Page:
The Value of Support Through Shared Experience
Can you envision a difficult person in your life? Chances are, the answer is yes. Research indicates that many people experience the same types of relationships as difficult. The good news, is that where there are shared challenges, there are shared opportunities for support.
Who are the Difficult People?
Research by Shira Offer and Claude S. Fischer (in 2018) examined the question of what types of people were viewed as most difficult, and what impact dealing with such people has on our lives. Using results from a survey of over 1,100 respondents who described over 12,000 relationships, they examined the ties respondents described as most difficult.
The major contribution the authors made through their study was their examination of the constraints that cause people to have to interact with difficult and demanding people they would rather avoid. We can all relate to these constraints, particularly those relating to family members and coworkers.
Shira and Fischer (ibid.) found that among those likely described to be difficult were women relatives and aging parents. Non-family friends were less likely to be described as difficult, and friends were less likely to be described as difficult as were coworkers.
This is likely due to the reduced freedom we have in the workplace to choose our colleagues.
One surprising finding related by the authors was that neighbors were not more likely to be viewed as difficult. They note this finding contradicts the stereotype of neighbors as "noisy and nosy."
They found that younger study participants considered their neighbors to be less difficult than older participants, and speculate this might indicate that younger people enjoy greater selectivity in how they deal with neighbors, or have more physical mobility.
Difficult Love Can Be All in the Family
When it came to family matters, Shira and Fischer (ibid.) found that older participants were more likely than their younger counterparts to identify close family members as difficult.
They suggest this might be due to 50 to 70 year olds having to support both their own adult children and aging parents. Interestingly, participants in this group were more likely to identify aging parents as difficult as opposed to their adult children.
The authors recognize that this finding is consistent with the intergenerational stake hypothesis, holding that parents enjoy better relationships with and have more emotional investment in their own children than they do with their parents.
Support Through Safety in Numbers Can Manage Difficult Relatonships
When it comes to dealing with difficult people, connecting with others who face similar challenges can help make our own situations easier to manage. There are a broad spectrum of support groups to choose from, both on and offline. Research corroborates the value of peer support.
A study by Seyyed Abolfazl Vagharseyyedin et al. (in 2017) revealed the benefit of peer support groups on enhancing family adaptation of spouses of military war veterans with PTSD. Emma Scharett et al. (also from 2017) discuss the utility of online support groups and websites for people dealing with family members with Alzheimer’s to share questions and concerns.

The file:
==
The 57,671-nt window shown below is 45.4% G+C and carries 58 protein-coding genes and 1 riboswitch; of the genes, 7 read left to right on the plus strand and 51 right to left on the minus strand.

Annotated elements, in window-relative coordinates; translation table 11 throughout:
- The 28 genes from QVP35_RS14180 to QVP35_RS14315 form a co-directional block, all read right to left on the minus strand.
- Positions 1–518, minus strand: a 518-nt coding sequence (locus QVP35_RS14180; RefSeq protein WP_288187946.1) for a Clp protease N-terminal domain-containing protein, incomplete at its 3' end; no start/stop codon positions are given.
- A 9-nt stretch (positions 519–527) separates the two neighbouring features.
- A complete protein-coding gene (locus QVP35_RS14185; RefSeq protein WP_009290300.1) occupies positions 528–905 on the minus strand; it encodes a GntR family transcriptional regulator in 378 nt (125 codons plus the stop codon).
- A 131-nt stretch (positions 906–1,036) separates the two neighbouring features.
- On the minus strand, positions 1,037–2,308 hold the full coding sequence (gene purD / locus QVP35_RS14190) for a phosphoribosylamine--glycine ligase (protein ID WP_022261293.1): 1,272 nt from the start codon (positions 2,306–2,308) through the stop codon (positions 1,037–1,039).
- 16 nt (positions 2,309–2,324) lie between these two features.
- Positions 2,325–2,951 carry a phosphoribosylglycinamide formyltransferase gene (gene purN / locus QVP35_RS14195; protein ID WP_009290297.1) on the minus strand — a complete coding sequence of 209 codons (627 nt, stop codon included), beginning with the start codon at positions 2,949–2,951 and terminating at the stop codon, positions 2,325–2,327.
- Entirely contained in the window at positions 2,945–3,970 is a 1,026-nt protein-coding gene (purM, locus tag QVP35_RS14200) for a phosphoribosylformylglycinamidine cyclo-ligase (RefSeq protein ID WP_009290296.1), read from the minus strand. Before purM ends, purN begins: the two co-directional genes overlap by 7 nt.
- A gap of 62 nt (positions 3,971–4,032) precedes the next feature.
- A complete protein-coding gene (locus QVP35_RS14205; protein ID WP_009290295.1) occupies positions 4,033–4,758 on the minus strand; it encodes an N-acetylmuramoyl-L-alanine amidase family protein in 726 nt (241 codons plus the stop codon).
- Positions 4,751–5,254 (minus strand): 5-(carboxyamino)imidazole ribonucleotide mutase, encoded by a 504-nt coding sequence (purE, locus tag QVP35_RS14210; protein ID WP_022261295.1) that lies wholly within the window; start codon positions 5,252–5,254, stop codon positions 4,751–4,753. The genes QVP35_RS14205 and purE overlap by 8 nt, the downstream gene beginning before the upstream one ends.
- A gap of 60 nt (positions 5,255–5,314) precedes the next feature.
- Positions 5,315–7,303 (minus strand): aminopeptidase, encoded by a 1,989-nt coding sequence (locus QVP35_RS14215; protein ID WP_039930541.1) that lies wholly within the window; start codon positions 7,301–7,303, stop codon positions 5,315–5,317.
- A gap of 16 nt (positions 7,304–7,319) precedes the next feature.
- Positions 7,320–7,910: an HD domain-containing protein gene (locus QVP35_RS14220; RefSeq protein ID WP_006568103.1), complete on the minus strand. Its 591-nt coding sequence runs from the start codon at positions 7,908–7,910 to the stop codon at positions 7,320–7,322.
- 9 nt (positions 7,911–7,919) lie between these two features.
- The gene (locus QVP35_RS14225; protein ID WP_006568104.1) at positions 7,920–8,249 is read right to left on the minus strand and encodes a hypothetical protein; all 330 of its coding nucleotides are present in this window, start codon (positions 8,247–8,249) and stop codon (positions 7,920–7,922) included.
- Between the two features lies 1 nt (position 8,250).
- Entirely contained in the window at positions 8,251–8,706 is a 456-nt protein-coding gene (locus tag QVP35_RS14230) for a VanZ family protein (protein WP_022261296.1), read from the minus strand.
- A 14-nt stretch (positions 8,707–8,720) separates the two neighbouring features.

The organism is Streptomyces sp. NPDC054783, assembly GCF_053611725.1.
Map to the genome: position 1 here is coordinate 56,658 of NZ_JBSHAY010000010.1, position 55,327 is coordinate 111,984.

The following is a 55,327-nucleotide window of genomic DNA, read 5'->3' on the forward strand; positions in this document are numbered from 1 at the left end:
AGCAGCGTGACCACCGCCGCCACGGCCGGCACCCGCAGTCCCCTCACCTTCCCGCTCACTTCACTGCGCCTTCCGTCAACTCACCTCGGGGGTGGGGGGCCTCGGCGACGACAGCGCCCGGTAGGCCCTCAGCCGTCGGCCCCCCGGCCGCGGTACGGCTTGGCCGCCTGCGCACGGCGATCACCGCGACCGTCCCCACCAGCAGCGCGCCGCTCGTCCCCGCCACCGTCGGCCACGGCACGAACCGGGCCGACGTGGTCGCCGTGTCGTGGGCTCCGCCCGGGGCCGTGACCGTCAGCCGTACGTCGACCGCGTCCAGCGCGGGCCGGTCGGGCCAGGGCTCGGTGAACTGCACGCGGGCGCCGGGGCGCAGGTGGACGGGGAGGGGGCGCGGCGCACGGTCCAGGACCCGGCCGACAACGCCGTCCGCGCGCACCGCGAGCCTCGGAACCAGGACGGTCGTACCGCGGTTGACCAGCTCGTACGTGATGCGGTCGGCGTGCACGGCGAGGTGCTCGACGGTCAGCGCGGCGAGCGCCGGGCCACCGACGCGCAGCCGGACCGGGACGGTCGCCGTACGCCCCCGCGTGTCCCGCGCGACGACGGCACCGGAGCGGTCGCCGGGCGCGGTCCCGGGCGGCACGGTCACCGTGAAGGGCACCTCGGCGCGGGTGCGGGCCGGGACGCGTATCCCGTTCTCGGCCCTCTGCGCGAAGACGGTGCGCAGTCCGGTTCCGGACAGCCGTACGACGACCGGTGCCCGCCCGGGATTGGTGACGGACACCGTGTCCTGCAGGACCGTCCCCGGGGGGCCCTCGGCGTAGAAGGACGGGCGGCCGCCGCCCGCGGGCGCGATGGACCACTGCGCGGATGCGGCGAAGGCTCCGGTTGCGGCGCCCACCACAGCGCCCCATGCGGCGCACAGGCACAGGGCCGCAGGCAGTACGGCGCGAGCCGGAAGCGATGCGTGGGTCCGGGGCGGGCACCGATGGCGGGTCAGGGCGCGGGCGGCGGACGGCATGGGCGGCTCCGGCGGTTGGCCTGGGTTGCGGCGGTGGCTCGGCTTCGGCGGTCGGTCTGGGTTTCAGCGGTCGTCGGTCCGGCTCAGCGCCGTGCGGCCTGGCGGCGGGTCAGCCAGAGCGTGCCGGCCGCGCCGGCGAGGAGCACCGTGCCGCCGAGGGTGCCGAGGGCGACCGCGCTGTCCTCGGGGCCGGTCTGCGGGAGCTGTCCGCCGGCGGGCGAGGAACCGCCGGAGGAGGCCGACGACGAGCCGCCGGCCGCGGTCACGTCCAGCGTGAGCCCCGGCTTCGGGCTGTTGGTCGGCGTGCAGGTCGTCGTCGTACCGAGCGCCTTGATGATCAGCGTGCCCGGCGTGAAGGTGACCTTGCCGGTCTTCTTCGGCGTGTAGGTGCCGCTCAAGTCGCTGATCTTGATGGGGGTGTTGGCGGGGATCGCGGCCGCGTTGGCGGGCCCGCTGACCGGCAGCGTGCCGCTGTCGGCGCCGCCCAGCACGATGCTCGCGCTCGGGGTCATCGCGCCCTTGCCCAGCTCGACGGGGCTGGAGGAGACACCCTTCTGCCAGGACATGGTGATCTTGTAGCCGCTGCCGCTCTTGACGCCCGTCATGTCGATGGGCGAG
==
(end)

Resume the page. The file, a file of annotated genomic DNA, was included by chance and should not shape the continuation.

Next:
And of course, as often occurs in my line of work prosecuting crime, there are support groups for family members dealing with mentally ill offenders.
A study by Sara Rowaert et al. (2018) found that individuals who participated in a family support group felt a decreased amount of both self-blame and the feeling of having lost control over their lives, and an improvement in emotional well-being.
The authors explain that these findings suggest that participating in a family support group can empower family members by offering emotional support management as well as coping strategies.
The bottom line is that we all have difficult people in our lives, many of whom we live with and love. The good news is that by taking advantage of the opportunities to draw support from others, we do not have to struggle alone.
This article was originally published in Psychology Today.
Wendy L. Patrick is a career prosecutor, named the Ronald M. George Public Lawyer of the Year, and recognized by her peers as one of the Top Ten criminal attorneys in San Diego by the San Diego Daily Transcript. She has completed over 150 trials ranging from human trafficking, to domestic violence, to first-degree murder. She is President of the Association of Threat Assessment Professionals San Diego Chapter and an ATAP Certified Threat Manager. Dr. Patrick is a frequent media commentator with over 4,000 appearances including CNN, Fox News Channel, Newsmax, and many others. She is author of "Red Flags" (St. Martin´s Press), and co-author of the revised version of the New York Times bestseller "Reading People" (Random House). On a personal note, Dr. Patrick holds a purple belt in Shorin-Ryu karate, is a concert violinist with the La Jolla Symphony, and plays the electric violin with a rock band. To read more of her reports — Click Here Now.
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